Endoscopy is an examination that makes it possible to see the inside of various organs in the body. It can be useful when investigating for various diseases, but is rarely the first thing we use when sick animals come to the clinic. The endoscope consists of a tube with a fiber optic cable and a light source. The light goes into the endoscope and we can look into a peephole and see what it looks like at the end of the cable. We have it all connected to a video system so we can see it all on a big screen and take pictures and movies along the way. We have two different scopes. One is rigid while the other is flexible so we can look into the rectum, ears, nose, lungs, stomach, anterior part of the small intestine, colon, vagina, bladder, joints, abdomen and chest cavity. The animals to be examined by endoscopy must always be under general anesthesia. This is to make it possible to perform the examination, to prevent the animal from becoming anxious and to protect expensive equipment from damage.

Scopy of nose

Diseases of the nose can show themselves in many ways. It can be sneezing, sniffling, snot from one or both nostrils, nosebleeds or swelling. Most often, a scopy will be part of the examination along with X-rays, culture for bacteria or fungi and cytology where we look at cells from a rinse of the nose. During the scopy we look inside the nose and we can detect inflammation, foreign bodies such as ears, grass, small twigs or tumours. The endoscope has a separate biopsy channel that allows us to take small tissue samples/biopsies for analysis. We can also remove foreign bodies with the endoscope. A common problem for cats is grass in the nose. This can present as either light sneezing or sniffling, but the cats can also become really bad with vomiting, dehydration and severely reduced general condition. Most of the time you can pick the grass out with forceps in the back of the mouth, but sometimes we have to use forceps through the biopsy channel. In the summer we have 1 to 2 cats every week with grass in their nose. The cause of the problem is most often that the cats eat grass and then vomit it up. The grass sneaks up the nose and gets stuck there.

Scopy of the airways

This is useful for tracheal disease or long-term lung disease. Long-term coughs, coughs that cannot be treated with medication, acute coughs where we suspect a debris/foreign body in the lungs, difficulty breathing or findings on chest x-rays are some of the reasons why we do this examination. The scope allows us to see the inside of the trachea and the largest bronchi. Often it is interesting to do a lavage of the airways. We then inject a small amount of water and suck it back quickly. This fluid can be sent for bacteriological examination or we can examine it under a microscope to see if inflammation is present. Tracheal collapse in small skin breeds and feline asthma are two classic diseases where endoscopy is particularly useful.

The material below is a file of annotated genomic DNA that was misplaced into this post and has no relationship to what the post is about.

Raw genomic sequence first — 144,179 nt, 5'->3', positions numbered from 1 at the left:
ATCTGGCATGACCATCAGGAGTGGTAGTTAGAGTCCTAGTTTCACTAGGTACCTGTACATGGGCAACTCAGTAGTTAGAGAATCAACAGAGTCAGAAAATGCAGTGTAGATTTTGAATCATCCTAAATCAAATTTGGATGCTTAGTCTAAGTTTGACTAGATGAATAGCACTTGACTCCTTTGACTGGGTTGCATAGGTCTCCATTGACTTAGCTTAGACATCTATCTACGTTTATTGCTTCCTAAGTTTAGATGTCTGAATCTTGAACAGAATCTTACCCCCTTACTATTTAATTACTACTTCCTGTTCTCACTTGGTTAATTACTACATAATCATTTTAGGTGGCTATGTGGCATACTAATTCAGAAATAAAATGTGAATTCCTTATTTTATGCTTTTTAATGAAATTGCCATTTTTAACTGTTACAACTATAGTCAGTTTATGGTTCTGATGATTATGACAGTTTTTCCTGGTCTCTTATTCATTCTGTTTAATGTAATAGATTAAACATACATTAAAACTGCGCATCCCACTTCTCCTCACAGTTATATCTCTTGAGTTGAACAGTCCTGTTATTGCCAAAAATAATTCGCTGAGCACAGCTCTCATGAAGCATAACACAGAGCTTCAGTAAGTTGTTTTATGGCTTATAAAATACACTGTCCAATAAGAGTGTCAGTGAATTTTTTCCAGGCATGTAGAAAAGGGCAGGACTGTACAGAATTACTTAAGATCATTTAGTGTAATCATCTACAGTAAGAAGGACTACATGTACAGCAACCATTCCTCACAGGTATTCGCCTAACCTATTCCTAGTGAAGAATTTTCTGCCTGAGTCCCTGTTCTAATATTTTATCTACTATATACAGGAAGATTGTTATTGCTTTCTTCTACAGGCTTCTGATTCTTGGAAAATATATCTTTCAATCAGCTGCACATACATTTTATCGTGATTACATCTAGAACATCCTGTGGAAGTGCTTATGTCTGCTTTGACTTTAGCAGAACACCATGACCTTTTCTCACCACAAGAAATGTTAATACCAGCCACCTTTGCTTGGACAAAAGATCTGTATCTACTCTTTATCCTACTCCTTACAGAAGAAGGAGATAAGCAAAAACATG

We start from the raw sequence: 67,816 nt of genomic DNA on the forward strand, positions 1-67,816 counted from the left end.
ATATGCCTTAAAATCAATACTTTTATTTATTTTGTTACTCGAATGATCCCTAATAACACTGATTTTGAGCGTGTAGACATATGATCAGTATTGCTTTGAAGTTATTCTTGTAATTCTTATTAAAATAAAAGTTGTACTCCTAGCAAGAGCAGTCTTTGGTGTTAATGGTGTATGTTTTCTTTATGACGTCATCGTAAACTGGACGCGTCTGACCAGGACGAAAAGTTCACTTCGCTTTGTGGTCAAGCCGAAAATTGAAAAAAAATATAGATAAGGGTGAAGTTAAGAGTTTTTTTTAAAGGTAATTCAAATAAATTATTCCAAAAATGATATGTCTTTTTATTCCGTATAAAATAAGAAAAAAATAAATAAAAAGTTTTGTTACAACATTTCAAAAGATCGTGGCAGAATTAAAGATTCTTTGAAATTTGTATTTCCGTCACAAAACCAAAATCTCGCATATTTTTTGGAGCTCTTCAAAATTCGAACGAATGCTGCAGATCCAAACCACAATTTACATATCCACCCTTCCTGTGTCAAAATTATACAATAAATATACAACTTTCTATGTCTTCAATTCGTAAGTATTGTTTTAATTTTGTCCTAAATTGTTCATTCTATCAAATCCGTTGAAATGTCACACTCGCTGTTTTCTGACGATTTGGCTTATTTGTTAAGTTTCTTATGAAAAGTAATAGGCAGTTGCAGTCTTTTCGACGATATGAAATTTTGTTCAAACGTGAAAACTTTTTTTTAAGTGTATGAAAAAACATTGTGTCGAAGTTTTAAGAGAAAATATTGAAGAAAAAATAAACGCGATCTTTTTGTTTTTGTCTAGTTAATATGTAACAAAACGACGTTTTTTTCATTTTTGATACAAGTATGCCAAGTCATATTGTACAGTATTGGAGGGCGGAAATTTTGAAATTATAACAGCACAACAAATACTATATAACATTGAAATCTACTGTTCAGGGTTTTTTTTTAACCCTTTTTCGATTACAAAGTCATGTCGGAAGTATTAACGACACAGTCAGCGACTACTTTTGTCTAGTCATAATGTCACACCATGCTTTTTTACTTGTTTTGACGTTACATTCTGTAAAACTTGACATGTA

Gastric and intestinal scopy

Sometimes we see patients with suspected foreign bodies in the stomach and intestines. That's where the endoscope comes in handy. We can examine the stomach, stomach and small intestine, colon or both. Often we examine both the front and the back as these examinations require quite extensive preparation. Then it is nice to examine the "whole" tract once you get started. The animals must be fasted between 24 and 48 hours for these examinations. If we are going to examine the colon, they will also have to drink some lavage fluid according to a special recipe. We start with the oesophagus, then go into the stomach and then into the duodenum as far as the scope can reach. Then the animal is turned over and we examine the large intestine all the way up to the cecum at the junction of the small and large intestine. 

Along the way, you look for abnormalities and take many biopsies. It is not uncommon to take between 25 and 30 small biopsies during this examination. These are sent for examination by a pathologist and are often just as important as the visual examination. Gulping, prolonged vomiting, bloody vomiting, diarrhoea, bloody diarrhoea, weight loss and pain on defecation are some reasons to examine with the scope, but it is important to examine the animal well in advance. Blood tests and radiographs are important in the investigation of the vast majority of patients with these problems. During the examination we can detect inflammation in the stomach, ulcers, foreign bodies in the stomach and tumours in the stomach and intestines, but it is important to take enough samples along the way so that we can get an accurate diagnosis when we start treatment. In some cases, we can also remove the foreign body using the endoscope so that the patient does not need surgery. The endoscope is a very useful tool in the assessment of some patients. Please contact us at the clinic if you think your animal should be examined or if you have any questions for us.